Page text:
Making a clay sculpture is often the first step in the bronze casting process. By using water-based clay to model the clay bear sculptures, Ranja was able to hollow out and fire the completed originals before continuing with the bronze casting process.
This way, the model can become a work of art in its own right.
Though Ranja has some bear stories of her own to tell, we’ve both been inspired to incorporate bears into our artwork by our time in Alaska which is home to all three of these bear species.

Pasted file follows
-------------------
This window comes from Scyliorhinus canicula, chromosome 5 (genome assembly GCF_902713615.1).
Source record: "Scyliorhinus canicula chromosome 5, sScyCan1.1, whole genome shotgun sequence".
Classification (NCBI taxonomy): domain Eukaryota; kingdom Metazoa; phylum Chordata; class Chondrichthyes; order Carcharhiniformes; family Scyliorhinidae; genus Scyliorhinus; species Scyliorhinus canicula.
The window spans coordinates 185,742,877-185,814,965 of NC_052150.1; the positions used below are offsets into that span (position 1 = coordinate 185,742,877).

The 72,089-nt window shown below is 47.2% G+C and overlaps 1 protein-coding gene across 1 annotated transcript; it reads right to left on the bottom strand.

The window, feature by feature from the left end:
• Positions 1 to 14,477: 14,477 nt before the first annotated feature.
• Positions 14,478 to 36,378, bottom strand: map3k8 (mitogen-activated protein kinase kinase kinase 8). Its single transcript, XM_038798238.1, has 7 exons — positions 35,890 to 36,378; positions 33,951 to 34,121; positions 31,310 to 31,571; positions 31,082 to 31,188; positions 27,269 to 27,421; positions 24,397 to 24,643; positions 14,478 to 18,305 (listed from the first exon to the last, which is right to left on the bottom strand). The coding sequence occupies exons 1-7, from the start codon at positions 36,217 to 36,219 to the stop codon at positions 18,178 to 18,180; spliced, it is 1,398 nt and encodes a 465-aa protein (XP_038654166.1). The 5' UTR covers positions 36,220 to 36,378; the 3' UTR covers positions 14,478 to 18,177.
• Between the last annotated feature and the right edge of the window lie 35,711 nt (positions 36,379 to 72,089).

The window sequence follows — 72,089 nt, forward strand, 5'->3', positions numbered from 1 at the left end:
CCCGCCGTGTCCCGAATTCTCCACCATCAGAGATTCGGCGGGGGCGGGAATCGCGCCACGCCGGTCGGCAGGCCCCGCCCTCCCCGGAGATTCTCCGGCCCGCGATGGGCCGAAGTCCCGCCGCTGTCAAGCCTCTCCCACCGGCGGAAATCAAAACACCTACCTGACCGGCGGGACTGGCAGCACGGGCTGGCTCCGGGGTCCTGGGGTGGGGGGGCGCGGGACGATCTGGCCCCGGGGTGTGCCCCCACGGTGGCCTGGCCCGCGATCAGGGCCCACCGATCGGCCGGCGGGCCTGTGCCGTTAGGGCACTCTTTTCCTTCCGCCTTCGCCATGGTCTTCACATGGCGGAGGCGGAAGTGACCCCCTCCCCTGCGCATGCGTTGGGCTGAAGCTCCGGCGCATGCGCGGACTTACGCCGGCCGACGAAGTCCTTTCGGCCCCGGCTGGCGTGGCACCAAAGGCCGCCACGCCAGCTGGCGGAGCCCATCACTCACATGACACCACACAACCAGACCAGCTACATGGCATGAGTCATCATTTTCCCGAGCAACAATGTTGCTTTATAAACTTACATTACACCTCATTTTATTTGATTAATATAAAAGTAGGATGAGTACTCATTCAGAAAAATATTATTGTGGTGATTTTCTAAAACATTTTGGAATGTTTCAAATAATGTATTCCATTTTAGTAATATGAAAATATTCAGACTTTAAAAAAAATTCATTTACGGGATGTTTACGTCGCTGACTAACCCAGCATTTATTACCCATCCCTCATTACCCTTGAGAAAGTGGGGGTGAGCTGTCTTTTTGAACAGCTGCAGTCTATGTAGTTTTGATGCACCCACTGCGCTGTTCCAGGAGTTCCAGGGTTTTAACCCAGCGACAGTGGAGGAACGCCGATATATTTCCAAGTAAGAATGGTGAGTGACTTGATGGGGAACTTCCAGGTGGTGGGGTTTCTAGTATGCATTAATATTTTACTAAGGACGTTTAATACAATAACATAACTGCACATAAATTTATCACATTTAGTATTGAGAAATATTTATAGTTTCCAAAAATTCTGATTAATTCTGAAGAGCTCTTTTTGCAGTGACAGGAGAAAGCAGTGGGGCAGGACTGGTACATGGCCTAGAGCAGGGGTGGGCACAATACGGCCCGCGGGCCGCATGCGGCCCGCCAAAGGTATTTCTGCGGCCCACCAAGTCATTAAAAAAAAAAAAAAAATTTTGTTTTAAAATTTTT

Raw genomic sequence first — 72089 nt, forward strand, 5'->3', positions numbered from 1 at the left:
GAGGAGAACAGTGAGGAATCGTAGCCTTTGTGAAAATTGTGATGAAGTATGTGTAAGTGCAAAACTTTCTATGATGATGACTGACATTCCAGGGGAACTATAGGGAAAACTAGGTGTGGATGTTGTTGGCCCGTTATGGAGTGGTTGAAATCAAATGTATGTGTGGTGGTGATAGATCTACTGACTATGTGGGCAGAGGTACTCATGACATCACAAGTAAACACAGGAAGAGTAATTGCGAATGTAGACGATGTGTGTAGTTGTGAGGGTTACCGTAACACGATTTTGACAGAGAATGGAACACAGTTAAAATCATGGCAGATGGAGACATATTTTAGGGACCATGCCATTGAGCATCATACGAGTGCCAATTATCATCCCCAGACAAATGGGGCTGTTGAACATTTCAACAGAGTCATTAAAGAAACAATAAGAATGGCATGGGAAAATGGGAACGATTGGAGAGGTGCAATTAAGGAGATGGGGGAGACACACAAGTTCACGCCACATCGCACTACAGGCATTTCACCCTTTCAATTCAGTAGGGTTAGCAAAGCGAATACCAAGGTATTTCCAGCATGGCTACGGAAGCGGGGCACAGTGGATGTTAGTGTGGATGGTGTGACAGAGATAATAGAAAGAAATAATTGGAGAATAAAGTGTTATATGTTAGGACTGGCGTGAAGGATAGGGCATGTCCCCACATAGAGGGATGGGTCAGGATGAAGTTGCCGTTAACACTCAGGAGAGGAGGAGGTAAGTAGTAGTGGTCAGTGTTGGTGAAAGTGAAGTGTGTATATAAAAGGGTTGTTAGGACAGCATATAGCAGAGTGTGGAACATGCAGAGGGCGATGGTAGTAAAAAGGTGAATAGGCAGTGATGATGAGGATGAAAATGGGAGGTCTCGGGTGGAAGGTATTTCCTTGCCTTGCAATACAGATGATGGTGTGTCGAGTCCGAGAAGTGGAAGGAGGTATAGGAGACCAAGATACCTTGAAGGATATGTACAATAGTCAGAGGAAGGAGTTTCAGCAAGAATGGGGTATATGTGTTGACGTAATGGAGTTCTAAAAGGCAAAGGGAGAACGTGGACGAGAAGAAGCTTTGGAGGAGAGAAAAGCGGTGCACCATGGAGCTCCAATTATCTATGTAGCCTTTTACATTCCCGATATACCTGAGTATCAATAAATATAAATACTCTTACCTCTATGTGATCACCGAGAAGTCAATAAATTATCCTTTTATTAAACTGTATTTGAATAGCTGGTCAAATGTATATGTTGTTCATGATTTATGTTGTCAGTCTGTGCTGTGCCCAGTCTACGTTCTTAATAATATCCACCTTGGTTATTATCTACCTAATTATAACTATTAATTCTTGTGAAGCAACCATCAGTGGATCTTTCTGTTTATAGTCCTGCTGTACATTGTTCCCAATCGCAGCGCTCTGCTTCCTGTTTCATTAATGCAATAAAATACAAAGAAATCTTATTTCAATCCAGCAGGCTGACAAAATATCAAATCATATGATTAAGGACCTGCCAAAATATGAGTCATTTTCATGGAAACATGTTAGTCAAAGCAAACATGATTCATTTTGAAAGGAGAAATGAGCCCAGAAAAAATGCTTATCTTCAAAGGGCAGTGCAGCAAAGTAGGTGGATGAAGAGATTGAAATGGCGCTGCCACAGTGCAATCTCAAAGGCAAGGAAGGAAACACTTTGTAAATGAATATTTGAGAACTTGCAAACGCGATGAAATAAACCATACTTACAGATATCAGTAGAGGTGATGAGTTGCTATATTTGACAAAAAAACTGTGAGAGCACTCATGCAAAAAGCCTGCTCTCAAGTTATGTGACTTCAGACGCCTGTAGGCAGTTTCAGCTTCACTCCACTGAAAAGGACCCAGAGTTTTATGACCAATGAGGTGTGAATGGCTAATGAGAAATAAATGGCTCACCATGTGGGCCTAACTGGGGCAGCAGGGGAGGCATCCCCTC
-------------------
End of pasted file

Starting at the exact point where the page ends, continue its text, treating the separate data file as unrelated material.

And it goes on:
My father, Fred Dean, was a wildlife biologist who spent much of his life teaching at the University of Alaska in Fairbanks. One of his primary passions was studying bears, particularly grizzlies. He spent a good deal of time doing research in Denali National Park.
After he retired from his teaching job, he went on to chair the grants committee of the International Bear Association for many years. The International Bear Association coordinates and supports bear research and conservation throughout the world.
One of my first experiences with sculpture was a small carving of a standing bear he made while doing summer research in the Brooks Range when I was a child.
Though these three clay bear sculptures are not for sale, she has made each available as a bronze sculpture.
Copyright 2015 Ranja Dean